1. Wisdom 

“The proposed site is unsuitable for a dump of any kind.”

We know our history with our landscape and we also derive ancestral memory through traditional ecological knowledge which tells us that this area is prone to earthquakes, tornadoes, and other potentially destabilizing events. It is our responsibility to apply this knowledge in our planning and development of structures on the land. 


2. Respect

“The mound would contain hundreds of radioactive materials, dozens of hazardous chemicals and tonnes of heavy metals.”

It is disrespectful to force these materials into land and water nonconsensually without considering the impact on all the life forms that depend on the health of the water and aquatic species.  Our responsibility is to conduct ourselves respectfully and to behave with respect toward one another in recognition of our dependence on water and healthy living environments with respect  for all species.  


3. Love

“The mound would leak radioactive and hazardous contaminants into the Ottawa River during operation and after closure.”

It is a human responsibility to recognize the interconnectedness of  all life forms and the ways that love exists on the land. We understand water as a living entity who generates and shares life force and love with all living things. We must act accordingly to treat water with love. 


4. Bravery

“International safety standards do not allow landfills to be used for disposal of ‘low level’ radioactive waste.” 

History and science have made it clear that Indigenous frontline communities are the best stewards of the world’s ecosystems. It’s also, by NSDF design, that local land and water ecosystems are directly imperiled by CNL’s environmentally devastating plan to blast away a mountain and deforest wildlife habitat on Algonquin sacred lands. 


Let’s be clear. The NSDF is not just a waste dump. It’s 70 years of racial inequity, economic inequity, cultural genocide and now ecocide.  It is a collective responsibility to bravely confront this legacy and change the course of poor decision making.  


5. Honesty 

“There is no safe level of exposure to the radiation that would leak into the Ottawa River from the Chalk River mound”


While the proponent claims that safety measures they have taken our sufficient, our review of the plans demonstrates that there have been omissions and shortcuts taken throughout their process. We have consistently demonstrated our honesty through our Environmental Assessment Process and by speaking out about what we have experienced and witnessed coming from the Chalk River Facility. Our assessment documents reflect an overview of our knowledge of the land, which runs much deeper.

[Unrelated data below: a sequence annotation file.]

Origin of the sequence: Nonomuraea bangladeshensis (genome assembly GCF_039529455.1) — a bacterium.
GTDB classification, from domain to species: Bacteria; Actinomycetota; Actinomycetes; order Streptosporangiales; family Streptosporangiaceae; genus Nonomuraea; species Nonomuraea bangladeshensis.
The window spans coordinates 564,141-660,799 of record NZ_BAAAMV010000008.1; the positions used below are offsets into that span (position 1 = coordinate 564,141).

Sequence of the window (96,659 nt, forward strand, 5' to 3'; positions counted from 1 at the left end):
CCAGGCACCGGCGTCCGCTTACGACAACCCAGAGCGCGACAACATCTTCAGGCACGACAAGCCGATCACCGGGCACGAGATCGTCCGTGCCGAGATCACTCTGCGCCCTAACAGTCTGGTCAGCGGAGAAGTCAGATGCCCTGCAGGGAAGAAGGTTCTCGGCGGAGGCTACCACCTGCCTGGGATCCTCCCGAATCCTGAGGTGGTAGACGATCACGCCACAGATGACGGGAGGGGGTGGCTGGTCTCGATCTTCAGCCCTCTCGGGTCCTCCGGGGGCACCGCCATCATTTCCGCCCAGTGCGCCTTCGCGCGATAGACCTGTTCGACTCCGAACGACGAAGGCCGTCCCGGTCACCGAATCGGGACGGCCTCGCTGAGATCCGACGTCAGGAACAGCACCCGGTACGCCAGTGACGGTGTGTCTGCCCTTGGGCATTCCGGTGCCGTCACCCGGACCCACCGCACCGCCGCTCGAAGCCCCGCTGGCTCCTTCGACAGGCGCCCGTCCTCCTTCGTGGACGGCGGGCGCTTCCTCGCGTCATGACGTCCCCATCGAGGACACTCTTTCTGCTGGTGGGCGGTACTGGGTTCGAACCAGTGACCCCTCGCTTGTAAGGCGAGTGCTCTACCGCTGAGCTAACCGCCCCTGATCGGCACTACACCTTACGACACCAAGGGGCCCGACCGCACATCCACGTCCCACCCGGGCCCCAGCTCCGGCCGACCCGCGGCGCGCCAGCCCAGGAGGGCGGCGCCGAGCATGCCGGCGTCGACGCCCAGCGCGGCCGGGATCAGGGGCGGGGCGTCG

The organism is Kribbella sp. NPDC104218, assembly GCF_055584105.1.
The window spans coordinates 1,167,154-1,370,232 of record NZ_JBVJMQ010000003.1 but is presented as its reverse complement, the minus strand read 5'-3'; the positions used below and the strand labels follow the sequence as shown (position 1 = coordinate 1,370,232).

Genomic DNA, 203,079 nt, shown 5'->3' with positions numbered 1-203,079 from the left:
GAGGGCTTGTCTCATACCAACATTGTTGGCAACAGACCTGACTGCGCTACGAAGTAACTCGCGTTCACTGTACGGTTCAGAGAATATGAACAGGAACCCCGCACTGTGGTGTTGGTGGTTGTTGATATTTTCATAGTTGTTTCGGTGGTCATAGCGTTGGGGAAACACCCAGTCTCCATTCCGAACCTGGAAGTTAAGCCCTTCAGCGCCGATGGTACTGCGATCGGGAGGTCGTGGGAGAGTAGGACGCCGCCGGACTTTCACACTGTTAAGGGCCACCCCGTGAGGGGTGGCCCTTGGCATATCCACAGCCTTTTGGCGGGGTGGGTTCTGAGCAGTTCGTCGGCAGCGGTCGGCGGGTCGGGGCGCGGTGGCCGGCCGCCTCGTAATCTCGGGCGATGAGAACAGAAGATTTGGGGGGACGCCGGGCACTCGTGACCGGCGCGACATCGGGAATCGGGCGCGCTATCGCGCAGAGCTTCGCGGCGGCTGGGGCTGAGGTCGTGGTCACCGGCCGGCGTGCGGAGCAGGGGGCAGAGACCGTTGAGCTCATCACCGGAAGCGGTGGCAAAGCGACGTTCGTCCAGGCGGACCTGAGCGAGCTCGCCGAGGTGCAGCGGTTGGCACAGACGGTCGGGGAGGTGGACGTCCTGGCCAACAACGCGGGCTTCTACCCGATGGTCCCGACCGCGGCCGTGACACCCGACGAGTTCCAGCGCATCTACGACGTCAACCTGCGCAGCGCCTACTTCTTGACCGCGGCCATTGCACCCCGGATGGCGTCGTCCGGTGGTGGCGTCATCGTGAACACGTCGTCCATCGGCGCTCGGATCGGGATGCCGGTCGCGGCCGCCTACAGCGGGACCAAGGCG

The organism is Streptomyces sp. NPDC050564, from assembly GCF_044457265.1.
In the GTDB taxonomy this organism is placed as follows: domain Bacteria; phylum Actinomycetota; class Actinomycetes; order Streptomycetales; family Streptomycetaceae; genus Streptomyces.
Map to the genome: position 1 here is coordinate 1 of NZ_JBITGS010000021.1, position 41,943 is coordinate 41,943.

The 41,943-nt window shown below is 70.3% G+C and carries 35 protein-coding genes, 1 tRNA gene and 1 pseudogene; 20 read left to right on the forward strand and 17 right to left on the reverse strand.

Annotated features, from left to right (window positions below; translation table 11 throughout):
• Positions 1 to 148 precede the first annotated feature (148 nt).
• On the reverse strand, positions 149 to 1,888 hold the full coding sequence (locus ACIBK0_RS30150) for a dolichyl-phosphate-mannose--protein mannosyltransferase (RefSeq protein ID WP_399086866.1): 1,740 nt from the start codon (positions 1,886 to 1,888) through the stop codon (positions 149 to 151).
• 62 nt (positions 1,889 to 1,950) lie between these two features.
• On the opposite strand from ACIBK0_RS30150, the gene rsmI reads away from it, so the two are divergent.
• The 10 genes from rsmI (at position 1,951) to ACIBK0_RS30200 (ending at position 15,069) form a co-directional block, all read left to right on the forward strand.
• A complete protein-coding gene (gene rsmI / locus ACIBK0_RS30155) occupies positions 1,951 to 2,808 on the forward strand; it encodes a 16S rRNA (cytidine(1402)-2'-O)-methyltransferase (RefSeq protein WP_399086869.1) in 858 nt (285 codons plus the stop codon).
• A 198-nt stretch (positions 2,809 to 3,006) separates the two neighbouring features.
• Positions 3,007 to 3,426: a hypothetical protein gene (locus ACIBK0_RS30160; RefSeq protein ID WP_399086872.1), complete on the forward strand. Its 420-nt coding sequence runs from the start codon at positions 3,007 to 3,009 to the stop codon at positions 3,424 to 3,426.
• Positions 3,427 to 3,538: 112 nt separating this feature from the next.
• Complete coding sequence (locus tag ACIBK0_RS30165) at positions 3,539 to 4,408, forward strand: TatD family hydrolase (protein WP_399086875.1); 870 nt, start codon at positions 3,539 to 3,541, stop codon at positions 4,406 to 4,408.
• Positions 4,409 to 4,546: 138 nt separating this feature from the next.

6. Truth

“ The giant Chalk River mound would not reduce Canada’s $8 billion federal radioactive waste liabilities and could in fact increase them.”


Our work is centered in ground truthing research.  We conducted diligent research with limited time and found that there was significant oversight in the NSDF proposal process.  Appropriate land-based research was never conducted on the proposed NSDF site.  Opportunity was not given to let animals and plants tell their story. Nuclear waste and nuclear energy is touted by Canada as a way forward, but the risks and effects are not clearly communicated and are not grounded in the realities we demonstrated in our research.  Animals are already experiencing illness and disruption due to the nuclear facility. 


7. Humility


“Indigenous Peoples around the world are quickly becoming the generation that can no longer swim in their waters. No longer fish in their rivers. No longer hunt their traditional foods. No longer pick their traditional medicines”.


The NSDF will further change the landscape. Nuclear waste continues to damage Algonquin culture, inherent rights, sovereignty, health, economies, and lifeways on the Kichi-Sibi. Yet, despite the immense impacts of government and industry combined, Algonquin Peoples are tremendously resilient. We recognize that as human beings we are dependent on the land for our sustenance, well being, and all of our necessities.  Humility and  remaining close to the Earth have given us strength to persist, despite the many historic and ongoing efforts to remove and silence us.